An excerpt from Laurence Freeman, OSB, “Dearest Friends,” Christian Meditation Newsletter, Vol. 33, No. 3, September 2009, pp. 4, 5, 6.
Learning to be silent involves taking the attention off ourselves, at least in the way we are usually and compulsively thinking about ourselves, looking over our shoulder or peering at the horizon. What should I do? Am I a failure or a success? What do people think of me?
Such questions normally determine our decisions and our patterns of growth or decline. Each question arises from a self-objectifying sense of self, which has, of course, a necessary pragmatic role to play in life. . . … But very easily these questions can become the dominant cast of mind from which we live all the time. We become their slaves. How we see ourselves (with the ego like a continuously running security camera catching every word and gesture) and how others see us (the sense of being evaluated and found wanting) has, with the help of the media, generated a cultural obsession with self-image. Unchecked and unmodified it destroys the confidence of the true self that enables us to risk and to give ourselves—in other words, to live. [. . . .]
During a visit to Norway, . . . I swam, one glorious day, in an Oslo fjord. As I don’t like cold water I tested it with my toe and found it too cold for my liking. But shamed by the bravery of my Viking companion who had already jumped in I steeled myself and followed. The cold burst my mind open, a momentary agony, but then, as I swam around and my body temperature regulated, it eventually became delicious.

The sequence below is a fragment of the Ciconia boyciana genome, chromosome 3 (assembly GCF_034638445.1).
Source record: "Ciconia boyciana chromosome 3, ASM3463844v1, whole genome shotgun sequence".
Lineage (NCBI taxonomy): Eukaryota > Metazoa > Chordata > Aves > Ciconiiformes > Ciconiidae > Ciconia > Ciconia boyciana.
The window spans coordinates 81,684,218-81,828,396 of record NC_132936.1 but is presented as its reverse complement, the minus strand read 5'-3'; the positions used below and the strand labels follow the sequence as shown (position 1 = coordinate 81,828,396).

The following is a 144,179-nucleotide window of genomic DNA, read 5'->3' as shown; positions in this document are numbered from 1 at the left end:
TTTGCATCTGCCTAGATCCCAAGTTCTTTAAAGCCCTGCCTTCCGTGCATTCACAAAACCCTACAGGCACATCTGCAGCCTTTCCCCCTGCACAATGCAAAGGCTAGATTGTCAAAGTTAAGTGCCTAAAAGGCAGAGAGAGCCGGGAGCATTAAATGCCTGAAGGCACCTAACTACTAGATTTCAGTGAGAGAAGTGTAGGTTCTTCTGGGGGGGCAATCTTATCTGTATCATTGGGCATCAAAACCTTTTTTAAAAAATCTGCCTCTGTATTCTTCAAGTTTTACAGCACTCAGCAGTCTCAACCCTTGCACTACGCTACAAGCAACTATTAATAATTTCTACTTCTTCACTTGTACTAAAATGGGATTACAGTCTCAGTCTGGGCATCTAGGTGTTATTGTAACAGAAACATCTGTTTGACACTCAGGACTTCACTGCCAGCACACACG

We are all frightened to jump in; we find excuses to avoid the sitting stillness and run from the dawning silence. But when we do become silent, life bursts open with a freshness and poignancy that is the energy of the life of Christ. In an instant the fears, prejudices and the self-constructed prisons of the human condition begin to crumble. Going into the inner room as Jesus tells us is one way of putting it. But as we enter this room, we discover that we are moving through space boundlessly.
After meditation: “Just Now” by W.S. Merwin in THE PUPIL (New York: Knoph, 2001), p. 62.
In the morning as the storm begins to blow away
the clear sky appears for a moment and it seems to me
that there has been something simpler than I could ever believe
simpler than I could have begun to find words for
not patient not even waiting no more hidden
than the air itself that became part of me for a while
with every breath and remained with me unnoticed
something that was here unnamed unknown in the days
and the nights not separate from them as they came and were gone
it must have been here neither early nor late then
by what name can I address it now holding out my thanks